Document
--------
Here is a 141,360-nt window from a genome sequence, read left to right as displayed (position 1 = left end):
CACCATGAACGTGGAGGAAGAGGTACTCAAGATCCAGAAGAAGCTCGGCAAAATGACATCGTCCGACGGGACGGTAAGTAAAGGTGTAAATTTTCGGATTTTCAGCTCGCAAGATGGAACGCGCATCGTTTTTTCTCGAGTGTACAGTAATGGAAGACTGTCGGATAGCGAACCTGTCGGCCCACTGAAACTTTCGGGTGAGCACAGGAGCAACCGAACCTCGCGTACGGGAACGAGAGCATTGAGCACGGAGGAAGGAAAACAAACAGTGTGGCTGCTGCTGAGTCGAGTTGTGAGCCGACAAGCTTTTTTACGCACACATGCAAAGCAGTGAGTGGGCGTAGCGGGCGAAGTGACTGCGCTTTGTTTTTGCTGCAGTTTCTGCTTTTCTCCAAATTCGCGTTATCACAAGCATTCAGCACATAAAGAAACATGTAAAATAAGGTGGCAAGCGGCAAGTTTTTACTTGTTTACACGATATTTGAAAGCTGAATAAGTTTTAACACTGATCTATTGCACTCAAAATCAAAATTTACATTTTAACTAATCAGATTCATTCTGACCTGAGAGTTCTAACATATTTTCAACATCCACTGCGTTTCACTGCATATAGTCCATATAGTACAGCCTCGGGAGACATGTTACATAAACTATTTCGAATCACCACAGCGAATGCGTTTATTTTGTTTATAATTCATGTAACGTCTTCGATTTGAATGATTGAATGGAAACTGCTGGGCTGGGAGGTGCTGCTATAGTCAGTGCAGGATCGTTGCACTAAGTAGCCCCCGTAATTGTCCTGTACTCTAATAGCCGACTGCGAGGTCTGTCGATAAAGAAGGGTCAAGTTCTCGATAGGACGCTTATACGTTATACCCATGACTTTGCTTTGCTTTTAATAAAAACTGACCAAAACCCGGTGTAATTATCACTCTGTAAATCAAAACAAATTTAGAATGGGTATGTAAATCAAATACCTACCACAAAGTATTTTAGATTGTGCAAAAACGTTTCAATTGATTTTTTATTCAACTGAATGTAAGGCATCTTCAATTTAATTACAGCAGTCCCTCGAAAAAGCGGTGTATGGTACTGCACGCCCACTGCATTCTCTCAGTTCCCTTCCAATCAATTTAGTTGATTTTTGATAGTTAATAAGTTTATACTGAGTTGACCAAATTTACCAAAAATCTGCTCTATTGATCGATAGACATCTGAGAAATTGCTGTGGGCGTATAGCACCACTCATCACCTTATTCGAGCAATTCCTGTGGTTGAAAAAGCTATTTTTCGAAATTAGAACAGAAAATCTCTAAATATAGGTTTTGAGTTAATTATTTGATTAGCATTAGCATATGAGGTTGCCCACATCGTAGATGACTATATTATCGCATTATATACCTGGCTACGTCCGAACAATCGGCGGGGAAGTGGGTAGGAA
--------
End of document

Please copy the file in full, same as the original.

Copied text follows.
Here is a 141,360-nt window from a genome sequence, read left to right as displayed (position 1 = left end):
CACCATGAACGTGGAGGAAGAGGTACTCAAGATCCAGAAGAAGCTCGGCAAAATGACATCGTCCGACGGGACGGTAAGTAAAGGTGTAAATTTTCGGATTTTCAGCTCGCAAGATGGAACGCGCATCGTTTTTTCTCGAGTGTACAGTAATGGAAGACTGTCGGATAGCGAACCTGTCGGCCCACTGAAACTTTCGGGTGAGCACAGGAGCAACCGAACCTCGCGTACGGGAACGAGAGCATTGAGCACGGAGGAAGGAAAACAAACAGTGTGGCTGCTGCTGAGTCGAGTTGTGAGCCGACAAGCTTTTTTACGCACACATGCAAAGCAGTGAGTGGGCGTAGCGGGCGAAGTGACTGCGCTTTGTTTTTGCTGCAGTTTCTGCTTTTCTCCAAATTCGCGTTATCACAAGCATTCAGCACATAAAGAAACATGTAAAATAAGGTGGCAAGCGGCAAGTTTTTACTTGTTTACACGATATTTGAAAGCTGAATAAGTTTTAACACTGATCTATTGCACTCAAAATCAAAATTTACATTTTAACTAATCAGATTCATTCTGACCTGAGAGTTCTAACATATTTTCAACATCCACTGCGTTTCACTGCATATAGTCCATATAGTACAGCCTCGGGAGACATGTTACATAAACTATTTCGAATCACCACAGCGAATGCGTTTATTTTGTTTATAATTCATGTAACGTCTTCGATTTGAATGATTGAATGGAAACTGCTGGGCTGGGAGGTGCTGCTATAGTCAGTGCAGGATCGTTGCACTAAGTAGCCCCCGTAATTGTCCTGTACTCTAATAGCCGACTGCGAGGTCTGTCGATAAAGAAGGGTCAAGTTCTCGATAGGACGCTTATACGTTATACCCATGACTTTGCTTTGCTTTTAATAAAAACTGACCAAAACCCGGTGTAATTATCACTCTGTAAATCAAAACAAATTTAGAATGGGTATGTAAATCAAATACCTACCACAAAGTATTTTAGATTGTGCAAAAACGTTTCAATTGATTTTTTATTCAACTGAATGTAAGGCATCTTCAATTTAATTACAGCAGTCCCTCGAAAAAGCGGTGTATGGTACTGCACGCCCACTGCATTCTCTCAGTTCCCTTCCAATCAATTTAGTTGATTTTTGATAGTTAATAAGTTTATACTGAGTTGACCAAATTTACCAAAAATCTGCTCTATTGATCGATAGACATCTGAGAAATTGCTGTGGGCGTATAGCACCACTCATCACCTTATTCGAGCAATTCCTGTGGTTGAAAAAGCTATTTTTCGAAATTAGAACAGAAAATCTCTAAATATAGGTTTTGAGTTAATTATTTGATTAGCATTAGCATATGAGGTTGCCCACATCGTAGATGACTATATTATCGCATTATATACCTGGCTACGTCCGAACAATCGGCGGGGAAGTGGGTAGGAA